Guided tour of Wrightsville, Pa., Civil War skirmish set for October 8
Author and tour guide Scott Mingus explains the historic significance of the pre-Civil War lime kilns along Front Street in Wrightsville, Pennsylvania on September 17 to members of the Greater Pittsburgh Civil War Round Table. Photo courtesy of Ulli Baumann.
Join author Scott L. Mingus, Sr. and us for a tour based on his book, “Flames Beyond Gettysburg: The Confederate Expedition to the Susquehanna River, June 1863.”
While the Battle of Gettysburg remains the centerpiece of the June/July 1863 campaign, there is an increasing interest in less-studied peripheral events that were an integral part of the operation. One such event occurred on June 28, 1863 – the action at Wrightsville, Pennsylvania.
Come join Scott Mingus for a special guided tour of the sites in and around Wrightsville associated with the Gettysburg Campaign. More than 4,000 combatants fought at Wrightsville, making it the second largest military engagement in York County’s history in terms of numbers.
In issuing his orders for the Confederate invasion of Pennsylvania, General Robert E. Lee instructed Lt. General Richard S. Ewell to capture the state capital of Harrisburg if it ‘comes within your means’. One of the Confederate objectives to do this was to seize the long covered bridge across the Susquehanna River between Wrightsville in York County and Columbia in Lancaster County. Ewell later ordered Major General Jubal Early to destroy the bridge, but Early instead decided to send Brigadier General John B. Gordon’s brigade to try to capture the bridge intact, cross into Lancaster County, and attack Harrisburg from the rear. Among the defenders in the horseshoe-shaped line of earthworks just west of Wrightsville were the soldiers of the 27th Pennsylvania Volunteer Militia, an emergency regiment hastily raised in the counties northeast of Harrisburg. What happened became a night to remember for soldiers and civilians alike.
While the action at Wrightsville was extremely minor in military terms, it is important to remember that a goal of the Confederate invasion of Pennsylvania was to ‘bring the war’ to the North. With this vital bridge destroyed, the Susquehanna River prevented the Confederate Army from advancing on Harrisburg from the south and the cities of Lancaster, Reading and Philadelphia to the east.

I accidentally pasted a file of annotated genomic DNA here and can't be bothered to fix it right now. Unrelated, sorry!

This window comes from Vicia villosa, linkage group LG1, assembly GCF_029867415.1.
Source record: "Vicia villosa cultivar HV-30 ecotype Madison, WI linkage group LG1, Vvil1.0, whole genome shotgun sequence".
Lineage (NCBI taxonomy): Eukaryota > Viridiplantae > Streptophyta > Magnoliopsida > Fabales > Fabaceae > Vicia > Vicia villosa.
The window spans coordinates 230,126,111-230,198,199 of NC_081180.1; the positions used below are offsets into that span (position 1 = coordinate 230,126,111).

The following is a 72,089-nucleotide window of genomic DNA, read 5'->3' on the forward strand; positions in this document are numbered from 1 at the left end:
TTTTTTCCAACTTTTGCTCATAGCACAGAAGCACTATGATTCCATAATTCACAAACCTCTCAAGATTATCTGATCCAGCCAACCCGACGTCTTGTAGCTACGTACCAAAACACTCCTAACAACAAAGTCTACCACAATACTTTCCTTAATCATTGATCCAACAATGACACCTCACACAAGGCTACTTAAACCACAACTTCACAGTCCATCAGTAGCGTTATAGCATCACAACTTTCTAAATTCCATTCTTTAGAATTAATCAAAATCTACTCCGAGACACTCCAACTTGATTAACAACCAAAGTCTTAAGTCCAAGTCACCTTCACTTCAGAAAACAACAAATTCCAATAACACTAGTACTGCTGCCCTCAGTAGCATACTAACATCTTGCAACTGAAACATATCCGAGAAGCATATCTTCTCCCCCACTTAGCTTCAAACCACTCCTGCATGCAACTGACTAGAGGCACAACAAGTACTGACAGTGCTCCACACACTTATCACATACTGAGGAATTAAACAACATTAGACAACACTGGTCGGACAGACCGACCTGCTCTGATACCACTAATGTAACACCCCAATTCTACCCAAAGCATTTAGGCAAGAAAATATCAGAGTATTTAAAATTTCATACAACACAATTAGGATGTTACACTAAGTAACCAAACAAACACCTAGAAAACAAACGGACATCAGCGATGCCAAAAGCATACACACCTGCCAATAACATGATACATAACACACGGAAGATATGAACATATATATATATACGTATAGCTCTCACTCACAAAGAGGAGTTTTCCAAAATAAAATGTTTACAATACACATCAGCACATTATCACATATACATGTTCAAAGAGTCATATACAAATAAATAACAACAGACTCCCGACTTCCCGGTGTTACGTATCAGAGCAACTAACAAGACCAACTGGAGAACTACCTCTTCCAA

Our tour will provide an overview of the tactics of the Skirmish of Wrightsville, Gordon’s attack plan, and the burning of the Columbia Bridge to prevent Gordon from entering Lancaster County. We will stop at Strickler’s Ridge, Bair’s Mill, and a few other sites associated with the fighting.
The tour will involve both walking and driving with minimal parking areas at certain locations, so car-pooling will be necessary. (Optional side-trip after lunch to the unknown Confederate’s grave along the river, or to Columbia’s Zion View Cemetery depending upon interest levels)
Saturday, October 8 10:00 a.m. – 12:30 p.m.
Location: Meet in the northern parking lot adjacent to the John Wright Restaurant at 234 North Front Street in Wrightsville just off U.S. Route 30 (take the Wrightsville Exit and head east about a mile to Route 462 / Hellam Street. Turn left and follow the road to the riverfront. Make a left onto Front Street. The restaurant will be on the right).
Tour Fee: $15.00 per person (includes admission to the Wrightsville Diorama, tour handouts, light refreshments, and a “Meet and Greet” afterward)
Additional Info: Light refreshments will be provided before and after the tour (bottled water, small bags of potato chips and pretzels, and chocolate chip cookies)
“Meet and Greet”: Scott will be available after the tour’s conclusion for further discussion at the John Wright Restaurant located at 234 North Front Street in Wrightsville. Copies of his book will be available for $20.